A new game called Planet Hunters, set up by a list of organizations including the University of Oxford and Yale University, enlists the help of gamers to seek out new civilizations. Or at least discover potentially new planets, by searching through NASA Kepler public release data. According to Gamasutra's article, "Every user who helps to discover a planet is then named in the acknowledgements as part of The Royal Astronomical Society monthly notices." The official report...
Posts tagged "education"
from Eaten by a Grue
Online gamers have used a game called FoldIt to help decipher "the structure of an enzyme of an AIDS-like virus," helping scientists to develop "new insights for the design of antiretroviral drugs. "While the enzyme had "thwarted scientists for a decade," the entire process took the online gamers only about 3 weeks to crack.
University of Michigan psychology professor Susanne M. Jaeggi was quoted today in an L.A. Times article about research published in the Proceedings of the National Academy of Sciences that explored the possibility of certain video games improving the reasoning and working memory ability of children who play them.
Authored by Ben Nanamaker: Some of you may remember playing some version of the Carmen Sandiego series of computer and video games that were popular in the 80s and 90s. Others might better remember the PBS tv show "Where in the World is Carmen Sandiego?", if not for the content, then for introducing the world to Rockapella. Well, depending on your opinion of Facebook games, I have either good or bad news for you.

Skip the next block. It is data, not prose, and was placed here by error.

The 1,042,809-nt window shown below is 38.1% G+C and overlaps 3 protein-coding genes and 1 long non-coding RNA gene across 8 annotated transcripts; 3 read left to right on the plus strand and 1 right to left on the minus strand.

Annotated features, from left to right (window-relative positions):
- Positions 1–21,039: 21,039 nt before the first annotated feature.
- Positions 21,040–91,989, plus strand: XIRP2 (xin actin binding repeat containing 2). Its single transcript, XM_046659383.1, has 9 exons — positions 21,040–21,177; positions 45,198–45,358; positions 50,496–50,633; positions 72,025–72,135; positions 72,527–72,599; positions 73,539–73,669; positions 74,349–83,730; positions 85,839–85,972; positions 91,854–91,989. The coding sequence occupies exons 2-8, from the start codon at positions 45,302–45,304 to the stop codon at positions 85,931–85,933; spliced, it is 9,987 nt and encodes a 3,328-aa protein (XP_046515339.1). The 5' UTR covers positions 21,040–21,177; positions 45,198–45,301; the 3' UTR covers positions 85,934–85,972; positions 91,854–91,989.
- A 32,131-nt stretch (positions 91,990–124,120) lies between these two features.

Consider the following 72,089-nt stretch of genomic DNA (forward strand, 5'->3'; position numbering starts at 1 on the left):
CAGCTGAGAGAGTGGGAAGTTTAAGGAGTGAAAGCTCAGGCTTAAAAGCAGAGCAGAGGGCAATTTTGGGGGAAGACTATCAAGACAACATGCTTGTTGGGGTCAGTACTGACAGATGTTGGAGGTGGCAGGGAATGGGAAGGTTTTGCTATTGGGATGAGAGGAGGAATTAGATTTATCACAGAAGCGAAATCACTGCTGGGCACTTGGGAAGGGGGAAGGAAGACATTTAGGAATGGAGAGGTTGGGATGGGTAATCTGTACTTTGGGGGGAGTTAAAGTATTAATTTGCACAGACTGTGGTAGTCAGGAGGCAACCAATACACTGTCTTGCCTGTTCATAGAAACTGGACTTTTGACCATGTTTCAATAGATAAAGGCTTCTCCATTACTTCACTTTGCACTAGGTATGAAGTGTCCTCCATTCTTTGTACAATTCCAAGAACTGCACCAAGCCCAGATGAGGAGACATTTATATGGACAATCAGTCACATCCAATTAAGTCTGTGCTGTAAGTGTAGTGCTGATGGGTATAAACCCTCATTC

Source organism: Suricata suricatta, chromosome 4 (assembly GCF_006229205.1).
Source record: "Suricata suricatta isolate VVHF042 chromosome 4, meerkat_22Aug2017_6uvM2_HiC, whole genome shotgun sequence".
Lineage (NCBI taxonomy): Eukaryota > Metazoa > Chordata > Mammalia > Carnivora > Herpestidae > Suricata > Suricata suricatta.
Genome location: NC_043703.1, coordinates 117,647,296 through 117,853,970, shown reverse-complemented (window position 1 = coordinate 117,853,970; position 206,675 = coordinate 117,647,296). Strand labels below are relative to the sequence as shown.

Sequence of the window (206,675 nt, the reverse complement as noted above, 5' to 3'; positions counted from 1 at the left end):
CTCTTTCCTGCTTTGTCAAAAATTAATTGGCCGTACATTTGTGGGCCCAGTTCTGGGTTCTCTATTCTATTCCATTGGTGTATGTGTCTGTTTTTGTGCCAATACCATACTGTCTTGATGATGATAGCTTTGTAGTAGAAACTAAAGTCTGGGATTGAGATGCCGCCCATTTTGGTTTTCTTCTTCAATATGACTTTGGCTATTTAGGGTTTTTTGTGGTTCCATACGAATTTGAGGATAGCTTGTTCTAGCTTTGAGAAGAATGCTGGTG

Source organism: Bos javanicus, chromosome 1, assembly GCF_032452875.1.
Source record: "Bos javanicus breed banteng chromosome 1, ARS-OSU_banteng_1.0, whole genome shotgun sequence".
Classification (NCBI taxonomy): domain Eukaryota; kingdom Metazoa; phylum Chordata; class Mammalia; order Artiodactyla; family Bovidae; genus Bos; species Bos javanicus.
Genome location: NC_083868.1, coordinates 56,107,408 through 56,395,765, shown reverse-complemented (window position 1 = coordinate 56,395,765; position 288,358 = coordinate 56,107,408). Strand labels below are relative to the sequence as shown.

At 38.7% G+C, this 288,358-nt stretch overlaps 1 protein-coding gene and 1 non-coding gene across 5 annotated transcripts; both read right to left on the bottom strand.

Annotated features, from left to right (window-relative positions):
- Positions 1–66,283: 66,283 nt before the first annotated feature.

The game Bibliobouts, created by SI students from the University of Michigan, is getting more press as they prepare to be released for classroom use for the Winter 2011 and Fall 2011 semesters. Bibliobouts is "an online social activity that teaches players the skills they need to research academic papers," and can be used across disciplines.Read more about it here, or check out the demo here by entering firstname.lastname@example.org as the email address and "demo" as the password.
An article on the UMHS website explores how and why video games might help the new generation of medical students to excel in their preparations for becoming doctors - everything from helping them to choose their specialties to helping them learn how to perfect surgical incisions.
Today's Michigan Daily (the student newspaper) has an article about the class Education 222: Videogames & Learning, taught by Prof. Barry Fishman (who is on our advisory committee for the archive): "Gaming in the classroom? New class says yes."
Page 2 of 3